(Bloomberg) — U.K. Labour Party leader Jeremy Corbyn tried to shut down questions about his Brexit position by saying he’d stay neutral in a second referendum on whether to leave the European Union.
Corbyn has previously refused to say what he’d do, something that has dogged him in the campaign for the Dec. 12 general election. His pledge came in a BBC question-and-answer show featuring the leaders of Britain’s four main political parties, in which all of them came under hostile questioning from a studio audience in Sheffield, northern England.
“My role as prime minister will be to adopt a neutral stance so I can credibly carry out the result,” the Labour leader said. “My role and the role of our government will be to ensure that that referendum will be held in a fair atmosphere, and we will abide by the result.”
Prime Minister Boris Johnson has focused his fire on Corbyn’s previous refusal to say which side he would take in a second referendum, and Labour’s decision to shift position on such a critical issue mid-way through the campaign suggests the attacks were hitting their mark.
The Labour leader argues the public should be given a final say on whether to back any new deal he agrees with the EU, or to remain in the bloc. The position reflects the way his party has found itself caught between its activists, who mostly oppose Brexit, and the large section of its voters who support it. The new position may not solve the problem.
Johnson, speaking last, said Labour’s stance “seems to have mutated tonight.” The premier said being “neutral or indifferent” would make it harder for Corbyn to negotiate the new agreement with the EU he says he wants.
The prime minister had his most difficult moments when he was asked about offensive language he’d used in his career as a journalist. He also appeared uncomfortable when he came under attack for his party’s record on welfare and public services, in particular the National Health Service.
He tried to distance himself from the Conservatives’ period in government since 2010 by arguing he’d been mayor of London for much of that time, and only became prime minister a few months ago.
“For most of that time I was running London,” he said.
Johnson was challenged repeatedly about the issue of trust and honesty — his first questioner asked how important it was for someone in his position to “always stay on the truth,” provoking laughter and applause from the audience. Later, he struggled to defend newspaper columns he wrote describing women in Muslim dress as looking like “letterboxes,” gay men as “bumboys,” and black people as “piccaninnies.”
“If you go through all my articles with a fine tooth comb, you can take out individual phrases. There is no doubt that you can find things that can be made to seem offensive,” Johnson said, to ridicule from the audience.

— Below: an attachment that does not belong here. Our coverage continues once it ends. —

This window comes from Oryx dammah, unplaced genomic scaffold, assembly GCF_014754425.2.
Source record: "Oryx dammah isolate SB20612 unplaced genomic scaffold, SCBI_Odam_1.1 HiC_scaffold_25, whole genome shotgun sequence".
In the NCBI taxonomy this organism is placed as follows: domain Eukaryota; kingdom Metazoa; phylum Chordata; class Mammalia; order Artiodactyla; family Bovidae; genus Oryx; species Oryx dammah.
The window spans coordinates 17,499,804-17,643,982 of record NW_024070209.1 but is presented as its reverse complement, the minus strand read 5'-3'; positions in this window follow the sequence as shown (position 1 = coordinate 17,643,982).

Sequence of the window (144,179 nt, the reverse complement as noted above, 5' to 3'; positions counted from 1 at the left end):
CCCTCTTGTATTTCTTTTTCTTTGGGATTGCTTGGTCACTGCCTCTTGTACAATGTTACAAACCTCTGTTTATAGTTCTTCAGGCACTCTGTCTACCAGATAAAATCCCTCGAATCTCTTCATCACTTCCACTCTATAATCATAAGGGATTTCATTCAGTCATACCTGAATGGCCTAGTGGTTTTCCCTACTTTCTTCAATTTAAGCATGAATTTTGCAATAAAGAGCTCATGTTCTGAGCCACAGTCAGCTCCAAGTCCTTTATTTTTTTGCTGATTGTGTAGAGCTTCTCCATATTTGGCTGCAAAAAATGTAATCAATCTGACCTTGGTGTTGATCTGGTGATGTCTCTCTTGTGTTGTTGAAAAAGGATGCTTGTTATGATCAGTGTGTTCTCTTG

Another questioner said the Tory government was characterized by “carelessness and callousness.” In an intervention that was loudly applauded by the audience, the questioner talked about the government’s treatment of immigrants, of people on benefits and of the victims of a tower block fire in London.
Not Buying It
The issue of trust came up again when talking about the National Health Service. One junior doctor asked why people should trust Johnson’s promises of more money for the NHS when “we’ve got years of cuts and people are dying.” Johnson responded again by talking about his time running London.
Corbyn had a tough start, asked by his first questioner whether businesses should be “frightened” about a Labour government, and challenged by another audience member about antisemitism and misogyny in his party. “I don’t buy this nice old grandpa,” he said of the Labour leader’s image.
Liberal Democrat Leader Jo Swinson was questioned about her assertion at the start of the campaign that she could be the country’s next prime minister. “Do you now agree how ridiculous that sounded?” she was asked.
Swinson replied that she was “dismayed” by the choice the country is being presented of a government led by either Johnson or Corbyn, pointing out that her party is standing in more than 600 seats.
She was asked about her party’s record in coalition with the Conservatives from 2010 to 2015, including her own backing for benefits cuts and support for university tuition fees.
Her party’s signature policy, that if it wins a majority it would simply cancel Brexit, went down badly with audience members who called it undemocratic. “In terms of our policy, we are being very straightforward as a party that we want to stop Brexit,” Swinson said. “You might agree, you might disagree with us, but we have been crystal clear.”
If it doesn’t win a majority, she said her party would pursue a second referendum. She could “work collaboratively” with Labour, but said she couldn’t support Corbyn in government, citing antisemitism in his party. Asked if she could form a coalition with the Conservatives again, she replied “certainly not under Boris Johnson.”
Nicola Sturgeon, leader of the Scottish National Party, said she was confident she could get an independence referendum next year, despite Corbyn’s insistence he wouldn’t agree to one for at least two years. She said he’d be willing to pay her price to get into office.
But the alternative argument also holds: Having opened by saying she couldn’t “in good conscience ever put Boris Johnson into Number 10,” Sturgeon would have no one to support but Corbyn, even if he didn’t offer her what she wanted.
(Updates to add detail starting in eighth paragraph.)
–With assistance from Charlotte Ryan and Greg Ritchie.
To contact the editors responsible for this story: Tim Ross at [email protected], Thomas Penny, Alex Morales
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